The Scottish Government introduces the UNCRC (Incorporation)(Scotland) Bill

2
Sep
2020

“As the Scottish Government today introduces the UNCRC (Incorporation)(Scotland) Bill to the Scottish Parliament, we must recognise the incredible efforts over the last 10 years and more from those who have worked so hard to get us to this point. Countless campaigners, children’s organisations and charities, children’s advocates, and, most importantly, Scotland’s children and young people themselves.”

SallyAnn Kelly

As the Scottish Government today introduces the UNCRC (Incorporation)(Scotland) Bill to the Scottish Parliament, we must recognise the incredible efforts over the last 10 years and more from those who have worked so hard to get us to this point. Countless campaigners, children’s organisations and charities, children’s advocates, and, most importantly, Scotland’s children and young people themselves.

This Bill signifies a truly momentous moment on the journey to recognise and realise children and young people’s rights in Scotland. All those who have supported, advocated and campaigned for this should be proud of the contribution they have made in progressing children and young people’s rights, and, as a consequence, helping to make Scotland a better place to grow up. I am pleased that Aberlour has been able to play its own part in helping us to get here.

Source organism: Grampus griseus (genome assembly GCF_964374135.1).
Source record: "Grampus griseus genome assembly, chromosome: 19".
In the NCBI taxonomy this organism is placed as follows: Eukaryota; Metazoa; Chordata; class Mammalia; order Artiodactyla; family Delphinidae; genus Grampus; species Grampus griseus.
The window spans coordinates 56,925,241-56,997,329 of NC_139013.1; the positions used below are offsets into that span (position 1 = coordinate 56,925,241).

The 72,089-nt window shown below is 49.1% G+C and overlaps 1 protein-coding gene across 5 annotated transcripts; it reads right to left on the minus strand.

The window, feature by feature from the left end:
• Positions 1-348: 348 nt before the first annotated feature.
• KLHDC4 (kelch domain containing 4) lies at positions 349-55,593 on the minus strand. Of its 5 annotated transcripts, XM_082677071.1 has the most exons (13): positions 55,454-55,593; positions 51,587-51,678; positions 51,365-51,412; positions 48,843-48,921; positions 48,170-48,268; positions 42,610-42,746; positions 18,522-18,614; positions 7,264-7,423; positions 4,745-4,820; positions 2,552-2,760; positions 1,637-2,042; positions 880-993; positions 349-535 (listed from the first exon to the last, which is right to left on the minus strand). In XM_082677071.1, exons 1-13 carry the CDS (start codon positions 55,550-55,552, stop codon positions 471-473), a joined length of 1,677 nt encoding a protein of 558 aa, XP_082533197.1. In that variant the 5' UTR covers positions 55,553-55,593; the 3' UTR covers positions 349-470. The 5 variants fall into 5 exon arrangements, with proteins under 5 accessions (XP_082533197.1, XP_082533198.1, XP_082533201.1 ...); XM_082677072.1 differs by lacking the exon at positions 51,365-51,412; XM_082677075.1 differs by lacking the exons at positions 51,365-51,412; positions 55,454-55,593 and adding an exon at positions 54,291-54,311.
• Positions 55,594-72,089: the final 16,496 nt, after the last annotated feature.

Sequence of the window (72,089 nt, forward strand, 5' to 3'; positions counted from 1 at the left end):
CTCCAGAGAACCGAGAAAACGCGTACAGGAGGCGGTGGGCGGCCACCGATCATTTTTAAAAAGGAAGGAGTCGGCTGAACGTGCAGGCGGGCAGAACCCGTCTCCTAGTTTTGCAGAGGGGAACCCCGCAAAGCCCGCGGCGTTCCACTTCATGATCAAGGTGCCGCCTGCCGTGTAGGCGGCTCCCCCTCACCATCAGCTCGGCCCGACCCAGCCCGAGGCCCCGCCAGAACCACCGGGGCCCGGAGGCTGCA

Legislating to incorporate the UNCRC and to legally recognise children and young people’s rights, and to hold to account those with a duty to make sure those rights are realised, is significant and important. However, it will be how those legal duties regarding children and young people’s rights are reflected in policy and practice, and the actions which follow, that will demonstrate that we have made a real difference to the lives of Scotland’s children and young people.

Yesterday, the Scottish Government introduced their Programme for Government, outlining what they aim to do between now and the end of this Parliament. At the same time as this commitment on incorporating UNCRC was announced, and despite repeated calls from child poverty campaigners and children’s organisations, including Aberlour, there was no commitment to act now to address rising child poverty resulting, in part, from the Covid19 pandemic. The UNCRC Articles 26 and 27 explicitly outline obligations on governments to act in response to child poverty.

A commitment to realising children and young people’s rights will only mean anything if it is followed up by firm action to achieve and realise that commitment. The commitments to addressing child poverty in Scotland remain inadequate and are taking too long. The Scottish Government should, as part of the commitment to the full incorporation of the UNCRC, urgently review its approach to child poverty by recognising that adequate income is a critical component of supporting families in Scotland.

Today is undoubtedly a day to celebrate and recognise the importance of what has been achieved by the introduction of this Bill, and the efforts of those who got us here. I hope that when we see this Bill become law it will mean the rights of all of Scotland’s children and young people are recognised and respected in all circumstances, including those who experience greater adversity as a result of living in poverty.

Securing, protecting and fulfilling children and young people’s rights will make Scotland a better country and all of us better citizens.

SallyAnn Kelly, Chief Executive